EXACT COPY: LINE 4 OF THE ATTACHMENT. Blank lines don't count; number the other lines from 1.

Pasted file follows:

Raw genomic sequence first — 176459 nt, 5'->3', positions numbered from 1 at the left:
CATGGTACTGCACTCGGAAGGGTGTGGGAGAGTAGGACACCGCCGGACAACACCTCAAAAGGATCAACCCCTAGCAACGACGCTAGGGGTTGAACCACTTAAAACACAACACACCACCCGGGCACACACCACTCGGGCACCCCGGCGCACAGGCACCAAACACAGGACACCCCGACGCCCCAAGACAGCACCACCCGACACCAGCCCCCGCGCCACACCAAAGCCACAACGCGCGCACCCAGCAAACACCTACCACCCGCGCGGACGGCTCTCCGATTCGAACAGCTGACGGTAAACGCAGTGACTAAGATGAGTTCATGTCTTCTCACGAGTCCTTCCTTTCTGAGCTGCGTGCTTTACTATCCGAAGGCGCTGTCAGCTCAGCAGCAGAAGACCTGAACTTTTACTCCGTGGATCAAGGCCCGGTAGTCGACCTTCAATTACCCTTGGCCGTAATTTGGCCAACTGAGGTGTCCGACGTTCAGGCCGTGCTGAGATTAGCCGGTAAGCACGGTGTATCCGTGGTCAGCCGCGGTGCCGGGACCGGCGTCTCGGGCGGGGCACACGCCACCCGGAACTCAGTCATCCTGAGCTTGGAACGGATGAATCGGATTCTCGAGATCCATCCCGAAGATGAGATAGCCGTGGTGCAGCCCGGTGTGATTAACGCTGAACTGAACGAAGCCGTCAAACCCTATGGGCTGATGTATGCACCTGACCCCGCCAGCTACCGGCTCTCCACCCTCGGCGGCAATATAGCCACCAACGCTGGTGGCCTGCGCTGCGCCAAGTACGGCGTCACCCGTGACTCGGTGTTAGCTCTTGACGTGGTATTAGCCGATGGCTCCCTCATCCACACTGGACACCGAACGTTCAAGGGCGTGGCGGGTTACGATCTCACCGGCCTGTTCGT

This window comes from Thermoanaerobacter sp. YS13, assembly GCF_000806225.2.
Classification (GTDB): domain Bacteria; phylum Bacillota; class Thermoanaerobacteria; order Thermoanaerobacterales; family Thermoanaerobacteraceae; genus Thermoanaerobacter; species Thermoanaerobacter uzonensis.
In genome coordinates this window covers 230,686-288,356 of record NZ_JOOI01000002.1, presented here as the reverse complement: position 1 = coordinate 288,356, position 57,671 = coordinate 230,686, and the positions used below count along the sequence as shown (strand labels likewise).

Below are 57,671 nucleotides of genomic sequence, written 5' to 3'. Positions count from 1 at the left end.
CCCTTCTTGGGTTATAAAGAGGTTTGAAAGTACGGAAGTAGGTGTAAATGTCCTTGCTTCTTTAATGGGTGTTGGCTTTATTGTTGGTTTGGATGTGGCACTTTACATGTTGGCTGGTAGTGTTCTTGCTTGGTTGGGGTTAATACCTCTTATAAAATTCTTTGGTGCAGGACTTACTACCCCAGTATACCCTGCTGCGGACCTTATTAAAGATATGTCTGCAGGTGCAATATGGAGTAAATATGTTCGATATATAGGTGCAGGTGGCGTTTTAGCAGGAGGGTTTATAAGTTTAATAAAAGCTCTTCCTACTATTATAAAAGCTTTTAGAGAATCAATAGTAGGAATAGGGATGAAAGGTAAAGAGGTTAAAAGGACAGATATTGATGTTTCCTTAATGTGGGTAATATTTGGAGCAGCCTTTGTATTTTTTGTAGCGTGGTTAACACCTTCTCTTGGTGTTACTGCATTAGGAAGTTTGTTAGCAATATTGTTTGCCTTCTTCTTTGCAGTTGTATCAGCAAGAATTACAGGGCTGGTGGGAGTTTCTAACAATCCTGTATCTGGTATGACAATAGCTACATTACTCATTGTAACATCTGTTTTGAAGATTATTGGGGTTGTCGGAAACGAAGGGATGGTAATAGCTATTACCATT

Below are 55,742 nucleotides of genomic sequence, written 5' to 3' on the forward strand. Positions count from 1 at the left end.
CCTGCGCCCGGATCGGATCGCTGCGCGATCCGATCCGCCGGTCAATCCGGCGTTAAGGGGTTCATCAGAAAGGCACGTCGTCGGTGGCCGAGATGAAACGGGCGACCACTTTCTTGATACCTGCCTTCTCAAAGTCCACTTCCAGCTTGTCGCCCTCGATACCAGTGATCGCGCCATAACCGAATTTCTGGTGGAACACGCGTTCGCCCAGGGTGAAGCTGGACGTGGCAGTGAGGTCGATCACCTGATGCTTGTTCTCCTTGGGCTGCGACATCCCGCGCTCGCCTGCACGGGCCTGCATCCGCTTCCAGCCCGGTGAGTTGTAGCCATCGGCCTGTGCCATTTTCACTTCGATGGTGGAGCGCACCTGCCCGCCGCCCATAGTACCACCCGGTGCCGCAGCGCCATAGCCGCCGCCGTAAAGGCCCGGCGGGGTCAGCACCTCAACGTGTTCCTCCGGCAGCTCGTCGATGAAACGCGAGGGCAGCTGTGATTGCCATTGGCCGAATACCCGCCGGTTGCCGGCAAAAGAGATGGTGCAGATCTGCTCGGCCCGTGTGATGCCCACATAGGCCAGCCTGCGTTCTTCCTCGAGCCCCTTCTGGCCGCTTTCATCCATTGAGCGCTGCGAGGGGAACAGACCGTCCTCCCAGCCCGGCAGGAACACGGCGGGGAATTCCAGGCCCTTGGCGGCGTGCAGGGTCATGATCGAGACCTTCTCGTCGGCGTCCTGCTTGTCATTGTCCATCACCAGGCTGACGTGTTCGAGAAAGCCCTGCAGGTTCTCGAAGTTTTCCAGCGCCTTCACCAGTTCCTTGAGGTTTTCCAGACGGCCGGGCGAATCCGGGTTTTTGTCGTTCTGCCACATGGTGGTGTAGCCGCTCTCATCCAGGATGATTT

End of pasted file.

Classification (GTDB): domain Bacteria; phylum Bacillota; class Thermoanaerobacteria; order Thermoanaerobacterales; family Thermoanaerobacteraceae; genus Thermoanaerobacter; species Thermoanaerobacter uzonensis.